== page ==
After requesting to address the judge directly, Spears made a shocking, emotional call into court, speaking for more than 20 minutes. And while the majority of the hearings in the case had happened behind closed doors, with Spears appearing rarely and speaking only in private when she did, the June hearing was streamed live online because of COVID-19 protocols. Spears insisted that her remarks be heard by all who were tuning in.


Already, Spears had begun seeking substantial changes to the conservatorship, starting in 2019, when she also announced “an indefinite work hiatus.” But the singer was at first required to use the same court-appointed lawyer she had since 2008, when she was found at the outset of the case to be mentally incapable of hiring her own counsel.


Behind the scenes, Spears had routinely bristled at the strictures of the arrangement, according to reporting and confidential documents obtained by The New York Times. Having objected to her father’s role from the start because of his turbulent and intermittent presence in her life since childhood, she continued to question his fitness as conservator, citing his drinking and calling him “obsessed” with controlling her.


But little would change for years.


In her comments at the June hearing, Spears said she did not know that she could file to end the arrangement altogether. Her lawyer, Samuel D. Ingham III, soon resigned, as did a wealth management firm that was set to take over as the co-conservator of the estate. Outside the conservatorship, the singer’s longtime manager, Larry Rudolph, also stepped down. Penny allowed Spears to select a new lawyer the next month.


Rosengart, a former federal prosecutor who has worked extensively in Hollywood, took over the case, calling for an extensive reexamination of the entire arrangement and pushing for Jamie Spears’ immediate suspension as estate conservator; that was granted in September. Britney Spears had said previously that she was afraid of her estranged father, even as he remained the steward of her nearly $60 million fortune, and would not return to performing with him in charge.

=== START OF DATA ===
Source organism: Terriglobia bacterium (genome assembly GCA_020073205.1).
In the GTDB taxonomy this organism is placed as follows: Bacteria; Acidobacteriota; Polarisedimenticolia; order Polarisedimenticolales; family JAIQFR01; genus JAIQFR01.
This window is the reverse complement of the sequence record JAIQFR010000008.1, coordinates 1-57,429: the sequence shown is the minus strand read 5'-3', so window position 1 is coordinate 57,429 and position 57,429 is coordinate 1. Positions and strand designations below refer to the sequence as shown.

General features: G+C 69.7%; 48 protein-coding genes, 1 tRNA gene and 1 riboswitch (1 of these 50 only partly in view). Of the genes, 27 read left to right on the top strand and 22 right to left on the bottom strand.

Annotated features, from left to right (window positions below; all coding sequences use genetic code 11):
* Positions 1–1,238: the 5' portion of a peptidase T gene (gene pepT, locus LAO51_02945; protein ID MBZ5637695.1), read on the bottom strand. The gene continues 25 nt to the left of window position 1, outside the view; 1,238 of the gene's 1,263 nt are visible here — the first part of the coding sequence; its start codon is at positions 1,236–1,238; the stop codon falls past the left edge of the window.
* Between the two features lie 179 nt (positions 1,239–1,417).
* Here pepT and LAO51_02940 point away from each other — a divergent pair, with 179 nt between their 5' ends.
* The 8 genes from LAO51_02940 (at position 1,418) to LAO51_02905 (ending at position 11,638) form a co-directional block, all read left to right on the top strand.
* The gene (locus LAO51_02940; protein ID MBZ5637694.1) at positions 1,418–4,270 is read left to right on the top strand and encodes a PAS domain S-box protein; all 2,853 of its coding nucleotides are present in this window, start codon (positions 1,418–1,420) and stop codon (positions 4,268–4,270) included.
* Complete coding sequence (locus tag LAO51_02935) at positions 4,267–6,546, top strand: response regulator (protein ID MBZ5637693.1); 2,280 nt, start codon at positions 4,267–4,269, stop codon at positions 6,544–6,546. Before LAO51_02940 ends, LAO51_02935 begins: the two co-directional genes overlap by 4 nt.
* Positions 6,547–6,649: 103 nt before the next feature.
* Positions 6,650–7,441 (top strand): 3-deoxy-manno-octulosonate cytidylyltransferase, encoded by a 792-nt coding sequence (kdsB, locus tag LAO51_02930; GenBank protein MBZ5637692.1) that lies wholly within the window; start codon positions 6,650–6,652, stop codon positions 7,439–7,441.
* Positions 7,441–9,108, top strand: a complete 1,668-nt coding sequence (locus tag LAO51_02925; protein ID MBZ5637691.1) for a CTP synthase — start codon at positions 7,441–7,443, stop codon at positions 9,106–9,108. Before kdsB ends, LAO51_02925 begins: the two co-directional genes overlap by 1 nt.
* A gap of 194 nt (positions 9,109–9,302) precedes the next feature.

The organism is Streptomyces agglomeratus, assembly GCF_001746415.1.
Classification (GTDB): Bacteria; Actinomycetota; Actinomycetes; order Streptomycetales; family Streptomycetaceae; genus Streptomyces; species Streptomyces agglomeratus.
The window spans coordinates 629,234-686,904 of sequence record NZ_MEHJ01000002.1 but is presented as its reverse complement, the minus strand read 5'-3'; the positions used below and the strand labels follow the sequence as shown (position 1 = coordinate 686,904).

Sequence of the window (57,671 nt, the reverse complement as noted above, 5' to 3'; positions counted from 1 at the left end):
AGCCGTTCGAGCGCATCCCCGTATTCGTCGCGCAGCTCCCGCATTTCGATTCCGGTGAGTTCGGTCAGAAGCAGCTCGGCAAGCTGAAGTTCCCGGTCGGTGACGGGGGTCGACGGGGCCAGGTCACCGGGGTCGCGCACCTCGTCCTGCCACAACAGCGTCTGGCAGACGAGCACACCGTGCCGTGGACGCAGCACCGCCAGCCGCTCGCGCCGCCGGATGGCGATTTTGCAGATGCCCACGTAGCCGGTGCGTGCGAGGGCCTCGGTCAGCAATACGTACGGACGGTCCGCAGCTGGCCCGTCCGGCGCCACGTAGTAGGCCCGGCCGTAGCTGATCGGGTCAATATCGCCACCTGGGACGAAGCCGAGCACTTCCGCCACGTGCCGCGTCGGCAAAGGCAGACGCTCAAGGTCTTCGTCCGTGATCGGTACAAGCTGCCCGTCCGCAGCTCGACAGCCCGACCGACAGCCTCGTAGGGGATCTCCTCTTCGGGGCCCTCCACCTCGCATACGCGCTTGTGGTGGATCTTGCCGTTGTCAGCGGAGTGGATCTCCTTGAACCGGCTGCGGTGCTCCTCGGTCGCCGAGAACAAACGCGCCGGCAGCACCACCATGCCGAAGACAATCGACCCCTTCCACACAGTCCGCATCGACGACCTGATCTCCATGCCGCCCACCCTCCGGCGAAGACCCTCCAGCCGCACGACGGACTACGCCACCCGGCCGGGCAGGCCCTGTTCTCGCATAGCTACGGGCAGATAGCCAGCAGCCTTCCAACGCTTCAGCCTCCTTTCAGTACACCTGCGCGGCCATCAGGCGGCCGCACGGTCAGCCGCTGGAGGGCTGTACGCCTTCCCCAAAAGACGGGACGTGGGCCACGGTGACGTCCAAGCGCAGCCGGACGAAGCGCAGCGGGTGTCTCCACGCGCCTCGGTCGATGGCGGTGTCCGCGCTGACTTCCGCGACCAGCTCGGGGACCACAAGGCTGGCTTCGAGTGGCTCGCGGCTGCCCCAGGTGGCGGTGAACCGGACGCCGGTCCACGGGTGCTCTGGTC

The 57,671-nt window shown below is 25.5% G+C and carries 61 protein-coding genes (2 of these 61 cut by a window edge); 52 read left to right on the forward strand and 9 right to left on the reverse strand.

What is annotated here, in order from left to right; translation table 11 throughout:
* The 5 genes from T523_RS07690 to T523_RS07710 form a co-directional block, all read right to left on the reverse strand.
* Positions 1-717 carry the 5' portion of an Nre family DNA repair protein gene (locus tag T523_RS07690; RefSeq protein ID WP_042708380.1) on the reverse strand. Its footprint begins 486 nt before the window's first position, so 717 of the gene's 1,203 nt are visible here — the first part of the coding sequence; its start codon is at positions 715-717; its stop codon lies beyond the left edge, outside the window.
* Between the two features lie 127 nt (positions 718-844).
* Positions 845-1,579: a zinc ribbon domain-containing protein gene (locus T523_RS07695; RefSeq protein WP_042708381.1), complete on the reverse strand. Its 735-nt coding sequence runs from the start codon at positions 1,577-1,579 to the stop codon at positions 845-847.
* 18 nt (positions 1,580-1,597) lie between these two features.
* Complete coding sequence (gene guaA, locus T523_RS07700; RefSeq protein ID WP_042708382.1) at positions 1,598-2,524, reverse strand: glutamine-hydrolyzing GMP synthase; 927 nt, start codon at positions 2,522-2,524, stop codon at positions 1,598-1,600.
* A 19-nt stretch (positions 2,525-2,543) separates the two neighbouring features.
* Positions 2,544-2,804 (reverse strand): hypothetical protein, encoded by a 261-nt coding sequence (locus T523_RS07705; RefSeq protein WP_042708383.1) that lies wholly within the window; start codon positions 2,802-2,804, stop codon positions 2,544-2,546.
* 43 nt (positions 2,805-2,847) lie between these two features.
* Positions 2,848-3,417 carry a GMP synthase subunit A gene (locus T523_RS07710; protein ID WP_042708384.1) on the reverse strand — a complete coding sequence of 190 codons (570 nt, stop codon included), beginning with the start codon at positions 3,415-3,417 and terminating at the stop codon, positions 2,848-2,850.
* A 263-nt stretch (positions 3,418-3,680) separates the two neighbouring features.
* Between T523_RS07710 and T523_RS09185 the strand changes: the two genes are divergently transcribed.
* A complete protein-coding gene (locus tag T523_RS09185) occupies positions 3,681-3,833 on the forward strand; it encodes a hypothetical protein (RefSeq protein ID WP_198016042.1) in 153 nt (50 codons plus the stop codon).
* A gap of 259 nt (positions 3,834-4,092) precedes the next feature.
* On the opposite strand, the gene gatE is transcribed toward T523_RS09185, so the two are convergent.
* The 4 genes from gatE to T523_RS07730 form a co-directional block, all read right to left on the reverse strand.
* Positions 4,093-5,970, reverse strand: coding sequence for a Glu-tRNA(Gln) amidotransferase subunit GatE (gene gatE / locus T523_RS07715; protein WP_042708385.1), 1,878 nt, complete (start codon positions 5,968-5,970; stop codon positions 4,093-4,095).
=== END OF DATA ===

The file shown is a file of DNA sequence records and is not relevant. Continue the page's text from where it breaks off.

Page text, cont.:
In an abrupt about-face in September, ahead of his own suspension, Jamie Spears moved to end the conservatorship entirely. Rosengart argued that the turnaround was designed so that Jamie Spears, who earned a salary as conservator and commissions from his daughter’s career, could avoid legal discovery and being deposed under oath about his earnings and financial management of her estate.


Rosengart has sought to investigate Jamie Spears’ dealings with the estate’s former business manager, Tri Star Sports & Entertainment Group, along with a security firm that monitored the singer, including secretly capturing audio recordings from her bedroom and accessing material from her phone, according to a documentary on the subject by the Times.


Jamie Spears’ new legal team, hired after his removal, has said he stands by his record as conservator and “supports, indeed encourages, a full and transparent examination.”


Lawyers for Tri Star denied in court filings that the company’s employees had any control over Britney Spears’ security protocols, including hidden electronic surveillance, and said that its financial dealings with the estate were approved by the court before the firm’s resignation from the conservatorship last year.


But even as the battle continues in court — with subsequent hearings scheduled to address the outstanding financial issues and investigations tied to the conservatorship — both sides came to agree that the arrangement should end.


Outside the courthouse, amid cheering fans, Rosengart said that Spears’ conservatorship had shined a light on potential abuses in the wider system. “If this happened to Britney, it can happen to anybody,” he said.


When asked whether Spears would ever perform again, the lawyer added that, for the first time in years, “it’s up to her.”